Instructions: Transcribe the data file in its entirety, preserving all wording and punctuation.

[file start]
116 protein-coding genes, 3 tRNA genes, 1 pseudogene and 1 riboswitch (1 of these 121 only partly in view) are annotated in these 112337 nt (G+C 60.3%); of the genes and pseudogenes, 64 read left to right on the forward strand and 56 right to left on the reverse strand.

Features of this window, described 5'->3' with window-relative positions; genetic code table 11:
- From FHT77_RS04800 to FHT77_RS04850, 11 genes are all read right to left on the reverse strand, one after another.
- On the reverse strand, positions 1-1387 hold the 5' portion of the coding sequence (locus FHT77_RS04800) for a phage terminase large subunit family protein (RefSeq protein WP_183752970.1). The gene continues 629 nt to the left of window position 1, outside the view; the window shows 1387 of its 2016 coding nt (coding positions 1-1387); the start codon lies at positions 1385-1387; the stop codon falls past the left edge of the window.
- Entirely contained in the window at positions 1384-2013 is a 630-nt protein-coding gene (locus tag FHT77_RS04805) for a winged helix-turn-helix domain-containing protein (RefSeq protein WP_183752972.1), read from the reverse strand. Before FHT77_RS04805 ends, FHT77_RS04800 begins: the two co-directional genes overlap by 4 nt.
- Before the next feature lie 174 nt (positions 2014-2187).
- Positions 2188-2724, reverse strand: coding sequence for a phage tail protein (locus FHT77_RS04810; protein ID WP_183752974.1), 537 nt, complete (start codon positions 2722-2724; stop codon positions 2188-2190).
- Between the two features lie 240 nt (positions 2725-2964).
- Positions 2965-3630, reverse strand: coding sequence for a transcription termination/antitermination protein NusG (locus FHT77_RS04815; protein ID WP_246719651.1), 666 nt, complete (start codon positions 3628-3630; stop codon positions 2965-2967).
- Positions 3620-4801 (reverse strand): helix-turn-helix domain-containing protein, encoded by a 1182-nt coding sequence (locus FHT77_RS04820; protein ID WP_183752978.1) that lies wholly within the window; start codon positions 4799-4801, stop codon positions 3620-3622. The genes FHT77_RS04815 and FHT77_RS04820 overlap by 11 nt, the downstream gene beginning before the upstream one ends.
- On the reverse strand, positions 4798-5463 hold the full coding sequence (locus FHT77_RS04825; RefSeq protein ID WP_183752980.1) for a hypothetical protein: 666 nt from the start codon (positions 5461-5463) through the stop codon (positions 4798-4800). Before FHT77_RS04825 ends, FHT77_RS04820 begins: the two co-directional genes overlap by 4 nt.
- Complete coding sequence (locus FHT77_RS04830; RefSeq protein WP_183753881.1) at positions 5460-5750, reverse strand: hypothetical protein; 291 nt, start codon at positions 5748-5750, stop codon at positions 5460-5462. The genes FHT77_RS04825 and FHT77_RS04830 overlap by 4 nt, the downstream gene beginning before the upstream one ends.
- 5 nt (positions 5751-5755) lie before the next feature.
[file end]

116 protein-coding genes, 3 tRNA genes, 1 pseudogene and 1 riboswitch (1 of these 121 only partly in view) are annotated in these 112337 nt (G+C 60.3%); of the genes and pseudogenes, 64 read left to right on the forward strand and 56 right to left on the reverse strand.

Features of this window, described 5'->3' with window-relative positions; genetic code table 11:
- From FHT77_RS04800 to FHT77_RS04850, 11 genes are all read right to left on the reverse strand, one after another.
- On the reverse strand, positions 1-1387 hold the 5' portion of the coding sequence (locus FHT77_RS04800) for a phage terminase large subunit family protein (RefSeq protein WP_183752970.1). The gene continues 629 nt to the left of window position 1, outside the view; the window shows 1387 of its 2016 coding nt (coding positions 1-1387); the start codon lies at positions 1385-1387; the stop codon falls past the left edge of the window.
- Entirely contained in the window at positions 1384-2013 is a 630-nt protein-coding gene (locus tag FHT77_RS04805) for a winged helix-turn-helix domain-containing protein (RefSeq protein WP_183752972.1), read from the reverse strand. Before FHT77_RS04805 ends, FHT77_RS04800 begins: the two co-directional genes overlap by 4 nt.
- Before the next feature lie 174 nt (positions 2014-2187).
- Positions 2188-2724, reverse strand: coding sequence for a phage tail protein (locus FHT77_RS04810; protein ID WP_183752974.1), 537 nt, complete (start codon positions 2722-2724; stop codon positions 2188-2190).
- Between the two features lie 240 nt (positions 2725-2964).
- Positions 2965-3630, reverse strand: coding sequence for a transcription termination/antitermination protein NusG (locus FHT77_RS04815; protein ID WP_246719651.1), 666 nt, complete (start codon positions 3628-3630; stop codon positions 2965-2967).
- Positions 3620-4801 (reverse strand): helix-turn-helix domain-containing protein, encoded by a 1182-nt coding sequence (locus FHT77_RS04820; protein ID WP_183752978.1) that lies wholly within the window; start codon positions 4799-4801, stop codon positions 3620-3622. The genes FHT77_RS04815 and FHT77_RS04820 overlap by 11 nt, the downstream gene beginning before the upstream one ends.
- On the reverse strand, positions 4798-5463 hold the full coding sequence (locus FHT77_RS04825; RefSeq protein ID WP_183752980.1) for a hypothetical protein: 666 nt from the start codon (positions 5461-5463) through the stop codon (positions 4798-4800). Before FHT77_RS04825 ends, FHT77_RS04820 begins: the two co-directional genes overlap by 4 nt.
- Complete coding sequence (locus FHT77_RS04830; RefSeq protein WP_183753881.1) at positions 5460-5750, reverse strand: hypothetical protein; 291 nt, start codon at positions 5748-5750, stop codon at positions 5460-5462. The genes FHT77_RS04825 and FHT77_RS04830 overlap by 4 nt, the downstream gene beginning before the upstream one ends.
- 5 nt (positions 5751-5755) lie before the next feature.